On Thursday I arrived at the Springfield Hills hotel (which was near FOSS) at about 10:15pm. I started to prepare myself for the interview. First, I ironed all my dress clothes. While ironing, my hands started to shake. I was nervous thinking about tomorrow, which was a big day for me. Everything so far went well for me. After I finished ironing, I started reviewing my presentation. I wanted to make sure that I covered everything I needed to cover. Unfortunately, I had to shrink down a lot so that my presentation would only be 17-20 minutes. At about 12 am I went to bed. I didn’t want to stay up too late this time. I wanted to make sure I had plenty of sleep before the interview. I set my alarm for 6:15 am because my ride to FOSS was going to pick me up at my hotel at 7:45 am. I wanted to make sure that I had enough time to prepare for the meeting in the morning with the hiring manager of FOSS.
I woke up, got ready, had a good breakfast, and was ready to meet with the Hiring Manager. I even checked out of the hotel. I wanted to make sure that I didn’t get any extra charges in case I didn’t make it back to the hotel before 1pm, which was check-out time.
I anxiously awaited downstairs at the reception desk. I even turned off my phone to make sure that I didn’t have any distractions. Unfortunately, that was a bad decision. Close to 8 am, I still had not seen my ride. I started to get nervous. What if I missed him? What if he decided not to come? What if the same story repeats itself when original interview did not occur and I was going to be scheduled for another one? All of those questions were in my head the entire morning. I turned my cell phone on at 7:55am. I noticed I missed a call from the hiring manager. I felt so terrible that I missed his call. Without listening to his voicemail message, I called him immediately back and apologized for missing him. What really helped me was good planning prior to the interview. I printed out the map to FOSS from my hotel. I also rented a car, because renting a car was less expensive than getting a shuttle from the airport to the hotel. But I also thought that if anything happened, it would be great to be able to get anywhere at any time with a rental car. I was right. While talking to the hiring manager on the phone, I told him that I had a car and would be able to drive to FOSS shortly. He really understood. I was looking forward to him picking me up. I had never been picked up at a hotel by the hiring manager and possibly a future boss. I didn’t understand why he would do that. I even asked the recruiters to explain it to me. But they were surprised also. My host dad told me that maybe the hiring manager wanted me to feel comfortable and to not worry about anything. I was happy that he wanted me to have a good calm stay while visiting with FOSS. But unfortunately my morning did not start as I planned. Thankfully, I arrived at FOSS 5 minutes after 8 am. Not too bad. But, I started to feel the pressure.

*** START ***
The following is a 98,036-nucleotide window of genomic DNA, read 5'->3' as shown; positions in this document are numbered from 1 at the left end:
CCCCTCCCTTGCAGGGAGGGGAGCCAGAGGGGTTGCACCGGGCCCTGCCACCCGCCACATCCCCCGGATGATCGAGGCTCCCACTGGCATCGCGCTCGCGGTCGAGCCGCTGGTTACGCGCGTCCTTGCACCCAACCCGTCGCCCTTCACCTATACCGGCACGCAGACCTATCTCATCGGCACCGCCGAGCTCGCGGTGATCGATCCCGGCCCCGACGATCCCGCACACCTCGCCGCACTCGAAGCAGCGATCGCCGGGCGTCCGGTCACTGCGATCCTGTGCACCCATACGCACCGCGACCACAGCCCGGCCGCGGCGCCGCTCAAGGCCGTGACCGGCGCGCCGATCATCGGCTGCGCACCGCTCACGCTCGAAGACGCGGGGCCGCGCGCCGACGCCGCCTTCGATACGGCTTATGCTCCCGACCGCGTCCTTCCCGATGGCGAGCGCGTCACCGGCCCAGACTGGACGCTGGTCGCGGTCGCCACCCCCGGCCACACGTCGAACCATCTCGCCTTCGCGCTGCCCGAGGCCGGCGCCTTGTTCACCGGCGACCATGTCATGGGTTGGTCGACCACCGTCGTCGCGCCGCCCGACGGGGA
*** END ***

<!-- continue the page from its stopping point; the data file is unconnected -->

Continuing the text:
When I arrived, I called the hiring manager again to let him know I had arrived at FOSS. He happily came out and greeted me. He looked fit with light hair. From his profile I read that he did karate. From our phone interview I found out that he had a black belt and competed professionally in the past with great success. I still could see that he took good care of his health.
We greeted and introduced each other. He took me to his office and started explaining to me a little bit more about the position. He pointed out that Alaska and Hawaii are also part of my territory. But he kindly said “Do not get too excited…”
He walked me through the building and showed me different rooms and a huge stock room. I was anxious to see everything and reaffirm the knowledge I’d gained about the company from researching online. He was kind enough to share more details about the company and their products. Then, he was also eager to learn about my presentation.
To start my presentation was really hard. At the beginning of the presentation I started to be very nervous and to breathe heavily. Not sure why, but maybe because I was trying too hard to impress him. The interviewer stopped me for a moment and said the following “Breathe”. I kind of started breathing slower. Then I stopped. But he said “Take a few more breaths”. So I did, until I felt calm and was ready to proceed with my presentation.